With this population the occupational therapist used many techniques to help the children stay on task during the treatment sessions. While observing I noticed that some of the children were distracted by objects in the room, other activities that were laid out for their session, or other children while in the classroom setting. Some of the children became upset when they didn’t know what was going to happen next, or when they didn’t like doing a certain activity. An example of this consisted of the child getting up from their seat to pick up an object for an activity planned for later in the session followed by therapist redirection which upset the child when they had to go back to the task they were previously doing. This scenario was demonstrated by multiple children, it slowed down the progression of therapy and decreased the therapy sessions overall productivity. This is a problem because it took away from the treatment time and the child/children became less cooperative. To help prepare the child for the different tasks a picture schedule was used. A picture schedule is a tool that uses pictures, symbols, or words to demonstrate a task or tasks that are going to take place. The picture schedule works as a visual prompt with the purpose of helping the individual complete the task or tasks. More specifically the picture
Sensory integration is a condition that can be found in young children. This condition is defined as the difficulty of developing motor and cognitive skills at a typical rate(book). If the parent of a child with this condition is fully aware, most likely they will take the steps they need to better their child’s life. With that being said, the child will need an occupational therapist. The researcher has gathered information on the steps and guidelines of what an occupational therapist needs to follow for early intervention, the benefits it has for the child in need, and also the roles of an occupational therapist that will be further discussed. One of the most important role that an occupational therapist can do for a child with sensory integration is early intervention. The earlier you acknowledge the condition, the better outcome the child has at improving his/her physical and mental capabilities. Early intervention helps these children strive towards a path that improves their abilities and skills that are developed during these crucial years.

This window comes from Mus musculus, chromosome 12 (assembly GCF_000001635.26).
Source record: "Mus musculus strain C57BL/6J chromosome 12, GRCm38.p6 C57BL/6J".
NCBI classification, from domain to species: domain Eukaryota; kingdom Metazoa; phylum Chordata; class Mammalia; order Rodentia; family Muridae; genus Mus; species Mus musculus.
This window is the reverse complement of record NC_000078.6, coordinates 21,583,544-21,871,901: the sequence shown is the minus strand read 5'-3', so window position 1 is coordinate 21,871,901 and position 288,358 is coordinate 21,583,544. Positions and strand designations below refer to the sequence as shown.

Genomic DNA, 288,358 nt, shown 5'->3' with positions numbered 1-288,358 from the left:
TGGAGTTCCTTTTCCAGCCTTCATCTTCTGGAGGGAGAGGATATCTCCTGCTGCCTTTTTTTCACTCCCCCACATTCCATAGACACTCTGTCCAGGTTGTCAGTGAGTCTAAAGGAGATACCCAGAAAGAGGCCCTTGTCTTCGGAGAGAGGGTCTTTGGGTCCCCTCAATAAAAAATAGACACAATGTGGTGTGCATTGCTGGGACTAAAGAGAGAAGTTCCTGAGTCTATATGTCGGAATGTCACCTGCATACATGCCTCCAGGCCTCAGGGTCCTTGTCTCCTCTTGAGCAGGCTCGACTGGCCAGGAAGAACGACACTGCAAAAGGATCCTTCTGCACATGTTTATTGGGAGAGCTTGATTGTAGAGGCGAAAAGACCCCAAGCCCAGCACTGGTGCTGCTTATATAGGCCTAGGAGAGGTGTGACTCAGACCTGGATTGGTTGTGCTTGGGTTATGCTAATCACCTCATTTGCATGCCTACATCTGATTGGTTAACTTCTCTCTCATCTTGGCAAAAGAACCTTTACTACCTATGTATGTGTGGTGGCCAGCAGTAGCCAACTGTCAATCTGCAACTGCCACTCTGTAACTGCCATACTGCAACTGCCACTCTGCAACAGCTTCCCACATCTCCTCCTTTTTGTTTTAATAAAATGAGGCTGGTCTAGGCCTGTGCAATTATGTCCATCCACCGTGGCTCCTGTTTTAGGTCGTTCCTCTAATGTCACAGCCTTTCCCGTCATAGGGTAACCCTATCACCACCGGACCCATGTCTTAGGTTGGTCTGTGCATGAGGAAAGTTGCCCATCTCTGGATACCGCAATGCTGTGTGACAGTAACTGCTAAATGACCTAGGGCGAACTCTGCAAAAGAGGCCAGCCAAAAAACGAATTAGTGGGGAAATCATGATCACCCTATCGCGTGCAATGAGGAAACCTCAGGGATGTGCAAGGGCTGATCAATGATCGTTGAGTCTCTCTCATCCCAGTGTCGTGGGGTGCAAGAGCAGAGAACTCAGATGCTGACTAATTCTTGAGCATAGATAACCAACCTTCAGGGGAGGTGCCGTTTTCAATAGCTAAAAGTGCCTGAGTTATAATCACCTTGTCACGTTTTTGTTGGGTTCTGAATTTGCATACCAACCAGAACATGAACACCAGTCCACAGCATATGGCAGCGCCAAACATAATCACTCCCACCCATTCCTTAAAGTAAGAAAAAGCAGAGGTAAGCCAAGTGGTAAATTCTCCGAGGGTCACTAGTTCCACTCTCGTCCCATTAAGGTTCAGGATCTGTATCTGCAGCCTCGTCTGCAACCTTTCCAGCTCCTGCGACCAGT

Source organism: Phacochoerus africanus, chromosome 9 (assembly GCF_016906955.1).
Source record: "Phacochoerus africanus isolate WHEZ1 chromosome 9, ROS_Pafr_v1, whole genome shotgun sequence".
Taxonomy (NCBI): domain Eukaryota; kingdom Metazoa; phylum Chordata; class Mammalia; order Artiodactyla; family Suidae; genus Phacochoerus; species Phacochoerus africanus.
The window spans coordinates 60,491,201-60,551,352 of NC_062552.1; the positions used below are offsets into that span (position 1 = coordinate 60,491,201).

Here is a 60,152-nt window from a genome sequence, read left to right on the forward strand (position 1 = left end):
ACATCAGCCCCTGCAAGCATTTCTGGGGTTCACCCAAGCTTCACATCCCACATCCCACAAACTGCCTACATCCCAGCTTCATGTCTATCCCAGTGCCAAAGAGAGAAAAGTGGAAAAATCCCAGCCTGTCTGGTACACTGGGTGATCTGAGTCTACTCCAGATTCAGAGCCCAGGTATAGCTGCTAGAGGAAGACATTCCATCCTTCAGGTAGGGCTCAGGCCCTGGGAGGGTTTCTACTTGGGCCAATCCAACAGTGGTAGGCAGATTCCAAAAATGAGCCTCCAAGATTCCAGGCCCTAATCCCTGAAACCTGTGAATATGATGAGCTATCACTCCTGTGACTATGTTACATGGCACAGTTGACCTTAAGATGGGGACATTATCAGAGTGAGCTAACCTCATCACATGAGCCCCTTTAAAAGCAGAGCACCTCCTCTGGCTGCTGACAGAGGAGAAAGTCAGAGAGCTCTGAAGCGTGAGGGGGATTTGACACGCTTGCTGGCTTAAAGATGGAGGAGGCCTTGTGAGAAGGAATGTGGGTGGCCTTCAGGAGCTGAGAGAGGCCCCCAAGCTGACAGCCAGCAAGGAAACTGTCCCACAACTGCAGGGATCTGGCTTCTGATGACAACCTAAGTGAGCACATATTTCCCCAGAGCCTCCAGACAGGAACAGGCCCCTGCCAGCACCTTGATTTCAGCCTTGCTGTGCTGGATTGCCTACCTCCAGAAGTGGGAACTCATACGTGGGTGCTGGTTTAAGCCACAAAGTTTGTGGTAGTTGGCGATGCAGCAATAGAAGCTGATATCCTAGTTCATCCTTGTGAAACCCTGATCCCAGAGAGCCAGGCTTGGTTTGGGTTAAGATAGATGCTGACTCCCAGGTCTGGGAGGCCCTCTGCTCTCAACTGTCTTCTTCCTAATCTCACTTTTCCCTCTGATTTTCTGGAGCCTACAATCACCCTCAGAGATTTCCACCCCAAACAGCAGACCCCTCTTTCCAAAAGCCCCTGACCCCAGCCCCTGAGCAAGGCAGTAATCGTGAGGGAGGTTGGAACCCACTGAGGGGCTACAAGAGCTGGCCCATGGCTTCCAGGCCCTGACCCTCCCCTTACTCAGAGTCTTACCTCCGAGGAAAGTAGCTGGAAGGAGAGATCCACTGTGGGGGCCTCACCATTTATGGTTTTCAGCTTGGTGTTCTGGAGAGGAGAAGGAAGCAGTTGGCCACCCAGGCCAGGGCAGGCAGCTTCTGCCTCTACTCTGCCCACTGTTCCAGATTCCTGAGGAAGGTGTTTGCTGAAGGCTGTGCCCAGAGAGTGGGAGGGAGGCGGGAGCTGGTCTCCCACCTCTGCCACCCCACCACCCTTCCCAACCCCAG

An example is that the therapist spends a lot of time interacting with the child. Also, the therapist has to make a deep analysis in order to help the patient. Then, I can develop a lot of activities to help children and youth overcome obstacles in their lives. It is easy to engage children and youth in simple activities that are enjoyable and profitable for them. These activities must include play that is the principal occupation for treating children. According to Bendixen and Kreider (2011), in order to achieve a good development, the Occupational Therapist must start the work with children in early childhood. Thus avoiding social isolation and help prevent transition periods in children (Bendixen and Kreider, 2011). In this way I can help children to ensure their well-being, change their behavior and make a positive impact in their lives. The Occupational Therapist plays an important role in the development of cognitive abilities in children. Improving the quality of life for patients is a plus in our profession. This profession not only works with people with disabilities. Occupational Therapist also work with teenagers that are experienced many changes in life. Some of these teenager’s problems are related with their environment. Adolescence is a period where many disorders can be triggered, such as depression, anxiety and anger problems. Occupational Therapist must employ methods to create a sense